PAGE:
The effect of viscosity on the kinetic parameters was measured in order to analyze the rate-limited step of the catalytic reaction. A decrease of kcat by increasing the medium viscosity should indicate that the rate-limiting step of reaction is related to the product release or to diffusion-controlled structural transitions of the protein , –. A plot of the inverse relative rate constant kcato/kcat (kcato is determined at viscosity ηo) versus the relative viscosity η/ηo should be linear, with a slope equal to unity when the product release is limited by a strictly diffusional barrier or a slope approaching zero if the catalytic reaction chemistry is rate-limiting. The inverse relative rate constant kcato/kcat for AtuGSTH1-1 for the CDNB/GSH substrates system shows linear dependence on the relative viscosity with a slope 0.151±0.003 (Table 4). The observed intermediate value of the slope (0<slope<1) indicates that the rate-limiting step in the enzyme is not dependent on a diffusional barrier (i.e. product release) and other viscosity-dependent motions or conformational changes of the protein contribute to the rate-limiting step of the catalytic reaction. The effect of viscosity was also evaluated using CuOOH. The slope obtained was determined to be equal to 0.339±0.008 supporting the results obtained using CDNB as substrate. The mutants Phe22, Ser25 and Arg187 exhibit kcat-viscosity slopes with slight differences compared to the wild type enzyme (Table 4). This suggests that the mutations may contribute to catalysis through modulation of specific conformational changes in the enzyme without excluding the possibility of their involvement in the reaction chemistry (i.e. Arg187).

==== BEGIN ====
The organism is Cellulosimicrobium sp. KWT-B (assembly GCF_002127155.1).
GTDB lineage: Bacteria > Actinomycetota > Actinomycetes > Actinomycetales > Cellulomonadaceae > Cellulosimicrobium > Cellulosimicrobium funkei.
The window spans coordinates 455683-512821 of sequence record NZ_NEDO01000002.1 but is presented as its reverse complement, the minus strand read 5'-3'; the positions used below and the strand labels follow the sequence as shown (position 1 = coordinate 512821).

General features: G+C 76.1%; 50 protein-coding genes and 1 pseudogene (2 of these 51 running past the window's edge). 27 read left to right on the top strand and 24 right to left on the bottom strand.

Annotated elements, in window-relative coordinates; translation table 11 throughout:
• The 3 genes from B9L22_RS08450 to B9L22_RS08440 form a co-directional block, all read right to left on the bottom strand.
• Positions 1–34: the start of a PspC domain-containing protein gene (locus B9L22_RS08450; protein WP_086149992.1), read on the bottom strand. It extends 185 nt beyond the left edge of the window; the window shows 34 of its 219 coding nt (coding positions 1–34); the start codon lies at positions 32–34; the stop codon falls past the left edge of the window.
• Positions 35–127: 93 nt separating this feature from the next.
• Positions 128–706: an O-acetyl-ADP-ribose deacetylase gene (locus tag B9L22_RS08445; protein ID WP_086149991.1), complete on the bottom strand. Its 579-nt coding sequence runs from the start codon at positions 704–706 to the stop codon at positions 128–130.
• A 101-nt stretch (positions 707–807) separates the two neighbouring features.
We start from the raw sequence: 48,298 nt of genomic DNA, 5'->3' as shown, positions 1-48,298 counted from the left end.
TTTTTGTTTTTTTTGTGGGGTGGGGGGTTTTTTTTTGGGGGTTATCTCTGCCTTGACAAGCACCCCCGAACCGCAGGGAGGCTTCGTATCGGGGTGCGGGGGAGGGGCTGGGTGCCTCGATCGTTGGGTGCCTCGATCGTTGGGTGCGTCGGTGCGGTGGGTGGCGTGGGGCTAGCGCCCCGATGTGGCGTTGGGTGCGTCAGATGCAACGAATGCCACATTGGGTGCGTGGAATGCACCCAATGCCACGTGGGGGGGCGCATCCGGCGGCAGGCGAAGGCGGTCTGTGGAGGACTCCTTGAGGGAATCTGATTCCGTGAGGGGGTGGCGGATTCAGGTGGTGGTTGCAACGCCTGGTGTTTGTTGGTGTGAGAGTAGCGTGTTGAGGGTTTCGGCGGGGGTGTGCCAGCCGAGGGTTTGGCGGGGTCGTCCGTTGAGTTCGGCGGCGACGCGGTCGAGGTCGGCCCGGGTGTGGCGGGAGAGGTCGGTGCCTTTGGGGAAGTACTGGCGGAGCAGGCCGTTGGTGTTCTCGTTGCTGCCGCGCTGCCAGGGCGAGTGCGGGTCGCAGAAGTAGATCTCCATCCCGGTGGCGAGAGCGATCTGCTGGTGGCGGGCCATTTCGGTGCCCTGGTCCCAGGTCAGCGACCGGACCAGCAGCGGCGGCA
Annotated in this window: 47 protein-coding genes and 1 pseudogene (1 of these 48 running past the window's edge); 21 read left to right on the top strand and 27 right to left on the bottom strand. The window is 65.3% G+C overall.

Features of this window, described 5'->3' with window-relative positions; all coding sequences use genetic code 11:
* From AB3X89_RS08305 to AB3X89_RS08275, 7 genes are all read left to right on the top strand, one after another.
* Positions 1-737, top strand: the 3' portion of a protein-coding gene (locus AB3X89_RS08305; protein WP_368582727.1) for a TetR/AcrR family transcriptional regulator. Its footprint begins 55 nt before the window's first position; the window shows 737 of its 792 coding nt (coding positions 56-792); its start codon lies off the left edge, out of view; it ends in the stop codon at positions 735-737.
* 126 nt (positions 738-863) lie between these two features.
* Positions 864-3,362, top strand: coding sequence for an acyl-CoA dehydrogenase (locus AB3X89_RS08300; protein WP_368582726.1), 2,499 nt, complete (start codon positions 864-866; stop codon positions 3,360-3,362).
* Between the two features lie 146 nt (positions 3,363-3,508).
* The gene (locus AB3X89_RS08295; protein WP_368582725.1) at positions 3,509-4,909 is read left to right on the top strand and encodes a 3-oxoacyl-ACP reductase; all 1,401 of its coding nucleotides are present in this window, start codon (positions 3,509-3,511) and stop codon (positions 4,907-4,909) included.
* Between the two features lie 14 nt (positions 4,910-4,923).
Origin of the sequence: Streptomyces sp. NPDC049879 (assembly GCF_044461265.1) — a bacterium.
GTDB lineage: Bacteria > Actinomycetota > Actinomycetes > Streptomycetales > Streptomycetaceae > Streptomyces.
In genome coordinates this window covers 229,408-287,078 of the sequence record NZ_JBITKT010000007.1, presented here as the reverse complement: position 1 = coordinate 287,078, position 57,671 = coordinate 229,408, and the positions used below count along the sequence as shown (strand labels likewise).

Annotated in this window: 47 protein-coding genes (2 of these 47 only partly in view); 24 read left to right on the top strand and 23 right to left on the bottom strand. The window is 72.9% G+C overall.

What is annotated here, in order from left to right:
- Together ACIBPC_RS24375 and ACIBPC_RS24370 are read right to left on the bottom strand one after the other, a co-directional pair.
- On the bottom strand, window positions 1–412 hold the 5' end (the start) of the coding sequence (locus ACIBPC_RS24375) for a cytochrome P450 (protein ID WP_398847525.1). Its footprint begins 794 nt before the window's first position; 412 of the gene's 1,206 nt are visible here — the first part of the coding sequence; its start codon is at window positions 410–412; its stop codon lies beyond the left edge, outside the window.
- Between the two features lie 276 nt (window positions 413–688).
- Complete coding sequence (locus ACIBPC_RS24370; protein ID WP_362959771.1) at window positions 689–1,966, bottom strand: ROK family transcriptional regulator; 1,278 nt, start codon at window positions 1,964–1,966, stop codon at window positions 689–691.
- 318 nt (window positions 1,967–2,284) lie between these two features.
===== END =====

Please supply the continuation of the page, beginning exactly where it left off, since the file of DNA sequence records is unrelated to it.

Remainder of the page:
Recently, a conserved electron-sharing network that assists the glutamyl γ-carboxylate of GSH to act as a catalytic base accepting the proton from the -SH thiol group of GSH, forming an ionized GSH was investigated in GSTs . This electron-sharing network is created by residues that form ionic bridge interactions between the negatively-charged glutamyl carboxylate group of GSH, a positively-charged residue (primarily Arg) and a negatively-charged residue (Glu or Asp) stabilized by hydrogen- bonding networks with surrounding residues (Ser, Thr) and/or water-mediated contacts. This network has been suggested to contribute to the “base-assisted deprotonation” model postulated to be essential for the GSH ionization step of the catalytic mechanism . In the AtuGSTH1-1/Nb-GSH complex, the conserved residues Arg34, Glu85, Ser86, Gln68 and Asn120' appear to form the proposed electron-sharing network. Based on Quantum mechanics/Molecular mechanics (QM/MM) calculations it was recently proposed  that the GSH activation by GSTs is accomplished by a water-assisted proton-transfer mechanism that takes into account the suggested roles of the GSH γ-glutamyl carboxylate group and the active-site water molecules. According to this mechanism, a water molecule acting as a bridge is able to transfer the proton from the GSH thiol group to the GSH γ-glutamyl carboxylate group. Dourado et al. have resorted to density functional theory and to potential of mean force calculations to determine the GSH activation mechanism of GSTP1-1 and GSTM1-1 isoenzymes . For the GSTP1-1 enzyme, they have demonstrated that a water molecule can assist a proton transfer between the GSH cysteine thiol and the GSH glutamate alpha carboxylate groups. In the case of GSTM1-1 enzyme, two water molecules positioned between the GSH-SH and the N atom of His107, working like a bridge, are able to promote the proton transfer between these two active groups. Arg34 in AtuGSTH1-1 occupies two alternative positions and exhibits high crystallographic temperature factors, indicating significant flexibility. In particular, in one conformation its guanidium group interacts with the γ-glutamyl carboxylate of GSH forming an electrostatic interaction, while in the second conformation with the sulfur atom of Nb-GSH (3.4 Å), the water molecules W117 and W304, and the backbone carbonyl group of bound Nb-GSH. Arg187 interacts with the water molecule W304 and forms a π-cation interaction with the benzyl group of Nb-GSH. Hence, Arg34 and Arg187 appear to work as a bridge that connects the two water molecules 304 and 117 (Figure 4). Wat304 might be a crucial element in the catalytic mechanism. In the structure, Wat304 was found fixed by the guanidium group of Arg187 with a hydrogen bond of 2.7 Å and with Arg34 with one weak hydrogen bond (3.8 Å). The sulfur atom of Nb-GSH is 5.1 Å away from Wat304. The residues Arg187 and Arg34 could, therefore, function as a ‘clamp’ to grip Wat304 in a position to form a hydrogen bond with the sulfonate group. Based on the above analysis, in the case of AtuGSTH1-1, a putative bridge of a network of water molecules in the region of an electron-sharing network does exist as shown in Figure 4. Consequently, Arg34 may act as a catalytic residue for GSH activation.